Accueil > Trade and Politics : backlash against globalization

KINT 3045 - Trade and Politics : backlash against globalization

Type d'enseignement : Lecture alone

Semester : Spring 2018-2019

Number of hours : 24

Language of tuition : English



Course Description

Trade is a two-level political game. In the international arena it mimics power relations among major trading partners, whereas on the domestic level it reflects social and political preferences vis a vis trade and globalization. Both levels are deeply intertwined. With Brexit and the election of Donald Trump, trade has become a core issue in both international and domestic politics. In international relations, trade is fuelling competition and tension between the US, China and Europe. In national politics, the debate on free trade has become the main ammunition in the hands of populist movements. Why is trade becoming so important in shaping both global and national agendas? Why in the West, who for so long advocated it, is free trade is becoming the main source of backlash against globalization? How are actors reacting to these challenges? These are the main questions that this course will address. Note that this course is NOT an Economics course. It is more an IPE/IR class.


LAIDI, Zaki (Directeur de recherche au CEE, Sciences Po)

Course validation

A midterm paper of 3000 words (40% of the final grade). An in-class final exam (60% of the final grade).

Required reading

  • Evenett, Simon, “Cloth for Wine? The Relevance of Ricardo's Comparative Advantage in the 21st Century” in Vox EU, 2017:
  • Baldwin, Richard, “Globalization's Three Unbundlings”, Harvard University Press, 2016:
  • Zeiler, Thomas W., “The Expanding Mandate Of The Gatt: The First Seven Rounds”, in “The Oxford Handbook on the World Trade Organisation”, 2012:
  • Elsig, M., Hoekman, B., Pauwelyn, J., “Thinking about the performance of the World Trade Organization: A discussion across disciplines”, Robert Schuman Centre for Advanced Studies, Global Governance Programme-212, 2016:
  • Laïdi, Zaki, “Towards a post-hegemonic world: The multipolar threat to the multilateral order”, International Politics 51-3, 2014:

Additional required reading

  • Goldstein, Judith, “Trading in the Twenty-First Century: Is There a Role for the World Trade Organization?”, Annual Review of Political Science Volume 20:545-564, 2017:
  • Autor, D., Dorn, D., Hanson, G., “The China Shock: Learning from Labor Market Adjustment to Large Changes in Trade”, IZA Discussion Papers, No. 9748, Institute for the Study of Labor (IZA), 2016:
  • Wu, Mark, “The ‘China, Inc.' Challenge to Global Trade Governance”, Harvard International Law Journal Volume 57., 2016, pp.1001-1063
  • Hoekman, B., Nelson, D., “21st Century Trade Agreements and the Owl of Minerva”, Robert Schuman Centre for Advanced Studies, Global Governance Programme-293, 2018:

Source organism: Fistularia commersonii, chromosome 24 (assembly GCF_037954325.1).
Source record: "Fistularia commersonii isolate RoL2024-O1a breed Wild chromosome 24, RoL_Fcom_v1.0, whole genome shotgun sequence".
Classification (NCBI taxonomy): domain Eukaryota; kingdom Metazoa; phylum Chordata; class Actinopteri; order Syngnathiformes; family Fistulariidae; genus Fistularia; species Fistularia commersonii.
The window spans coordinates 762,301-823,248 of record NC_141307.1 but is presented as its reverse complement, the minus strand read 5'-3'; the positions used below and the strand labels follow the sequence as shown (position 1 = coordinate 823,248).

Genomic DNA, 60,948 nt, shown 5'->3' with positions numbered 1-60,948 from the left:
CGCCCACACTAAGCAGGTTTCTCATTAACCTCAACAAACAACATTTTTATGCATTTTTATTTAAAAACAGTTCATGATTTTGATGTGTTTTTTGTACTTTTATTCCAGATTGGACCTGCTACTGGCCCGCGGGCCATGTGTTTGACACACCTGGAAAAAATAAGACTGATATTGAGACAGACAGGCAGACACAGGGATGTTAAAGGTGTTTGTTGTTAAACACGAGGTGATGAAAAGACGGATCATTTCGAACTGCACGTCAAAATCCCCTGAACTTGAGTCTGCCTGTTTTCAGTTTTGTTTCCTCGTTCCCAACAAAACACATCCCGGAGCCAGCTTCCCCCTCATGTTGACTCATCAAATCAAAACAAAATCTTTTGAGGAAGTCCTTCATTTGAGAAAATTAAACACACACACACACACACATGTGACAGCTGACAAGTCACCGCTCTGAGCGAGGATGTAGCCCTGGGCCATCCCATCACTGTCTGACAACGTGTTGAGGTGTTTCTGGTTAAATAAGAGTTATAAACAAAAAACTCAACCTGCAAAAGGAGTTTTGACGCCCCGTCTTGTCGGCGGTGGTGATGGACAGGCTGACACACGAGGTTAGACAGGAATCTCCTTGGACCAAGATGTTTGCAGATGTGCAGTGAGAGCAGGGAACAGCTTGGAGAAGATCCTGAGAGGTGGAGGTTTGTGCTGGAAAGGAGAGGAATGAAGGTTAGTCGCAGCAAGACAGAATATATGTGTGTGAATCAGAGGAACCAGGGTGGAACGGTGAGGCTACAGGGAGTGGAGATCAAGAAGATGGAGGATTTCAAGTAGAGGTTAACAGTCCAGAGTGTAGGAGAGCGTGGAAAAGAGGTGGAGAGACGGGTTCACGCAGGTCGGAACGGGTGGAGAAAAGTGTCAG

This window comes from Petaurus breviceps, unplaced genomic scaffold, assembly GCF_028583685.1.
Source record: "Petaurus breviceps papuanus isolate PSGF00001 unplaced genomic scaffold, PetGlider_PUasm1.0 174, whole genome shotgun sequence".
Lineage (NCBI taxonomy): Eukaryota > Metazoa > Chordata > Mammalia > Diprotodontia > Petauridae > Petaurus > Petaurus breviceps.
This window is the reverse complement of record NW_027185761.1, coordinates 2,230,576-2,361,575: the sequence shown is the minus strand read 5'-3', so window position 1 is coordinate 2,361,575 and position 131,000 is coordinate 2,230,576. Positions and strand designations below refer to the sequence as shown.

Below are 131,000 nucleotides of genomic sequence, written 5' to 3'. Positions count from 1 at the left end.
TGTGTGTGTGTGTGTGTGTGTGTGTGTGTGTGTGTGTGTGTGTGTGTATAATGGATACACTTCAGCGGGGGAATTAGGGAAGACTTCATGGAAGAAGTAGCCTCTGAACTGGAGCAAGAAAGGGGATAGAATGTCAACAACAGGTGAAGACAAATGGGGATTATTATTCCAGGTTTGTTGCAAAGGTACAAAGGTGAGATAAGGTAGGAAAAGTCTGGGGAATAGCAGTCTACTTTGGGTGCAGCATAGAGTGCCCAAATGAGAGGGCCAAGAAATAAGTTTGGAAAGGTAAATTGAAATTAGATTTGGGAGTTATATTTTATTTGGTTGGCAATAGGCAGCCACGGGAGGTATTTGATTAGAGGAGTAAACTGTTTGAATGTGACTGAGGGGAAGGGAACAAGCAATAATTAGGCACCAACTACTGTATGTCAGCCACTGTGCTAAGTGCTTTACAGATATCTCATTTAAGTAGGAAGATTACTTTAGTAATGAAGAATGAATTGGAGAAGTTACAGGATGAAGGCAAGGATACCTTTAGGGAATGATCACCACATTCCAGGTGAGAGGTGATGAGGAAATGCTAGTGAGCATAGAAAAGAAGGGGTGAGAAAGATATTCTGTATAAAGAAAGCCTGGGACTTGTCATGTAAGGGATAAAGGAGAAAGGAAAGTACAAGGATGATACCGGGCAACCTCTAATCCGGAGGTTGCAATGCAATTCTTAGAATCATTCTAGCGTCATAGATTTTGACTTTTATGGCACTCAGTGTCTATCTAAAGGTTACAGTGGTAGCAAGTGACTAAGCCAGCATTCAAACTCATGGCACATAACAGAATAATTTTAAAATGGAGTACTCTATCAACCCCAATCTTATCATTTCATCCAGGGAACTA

• Bacchus, James, “Was Buenos Aires the Beginning of the End or the End of the Beginning? The Future of the World Trade Organization”, CATO Institute, Policy Analysis No. 841, 2018:
  • Rodrik, Dani, “Populism and the economics of globalization”, Journal of International Business Policy, 2018:
  • “Les opinions publiques européennes et américaine, le libre-échange et le protectionnisme”, IFOP Pour Marianne, 2018:
  • Wolfe, R., Acquaviva, G., “Where does the public sit on NAFTA?”, Policy Options IRPP, 2018:
  • Lawrence, Robert Z., “Five Reasons Why The Focus on Trade Deficits is Misleading”, Peterson Institute for International Economics, Policy Brief 18-6, 2018:
  • Irwin, Douglas A., “Clashing over Commerce: a History of US Trade Policy”, Chicago University Press, 2017, Chapter 13, pp.625-688:
  • Malmström, Cecilia, “Progressive Trade Policy in a More Protectionist World”, European Commissioner Speech at the Canada 2020 Think Tank, 2017:
  • Young, Alasdair R., “Trade Policy in a Changing EU and an Uncertain World”, Center for European and Transatlantic Studies and Sam Nunn School of International Affairs, 2017:
  • Eichengreen, B., Gupta, P., Kumar, R., “Emerging giants: China and India in the world economy”, Oxford University Press, 2010:
  • Fewsmith, Joseph, “China and the WTO: The Politics Behind the Agreement”, The National Bureau of Asian Research, 1999:
  • Garcia-Herrero, A., Sapir, A., “Should the EU have the power to vet foreign takeovers?”, Bruegel Blog, 2017:
  • Jackson, James K., “The Committee on Foreign Investment in the United States (CFIUS)”, Congressional Research Service, 2018:
  • European Parliament, “Foreign direct investment screening: A debate in light of China-EU FDI flows”, European Parliamentary Research Service, 2017:
  • Committee on Foreign Investment in the United States (CFIUS), “Key Questions answered on CFIUS”, Latham & Watkins LLP, 2017:
  • Baldwin, Richard, “Globalization is close to its ‘holy cow' moment”, Chicago Booth Review, 2018:
  • Rodrik, Dani, “Straight talk on trade: ideas for a sane world economy”, Princeton University Press, 2018: chap 2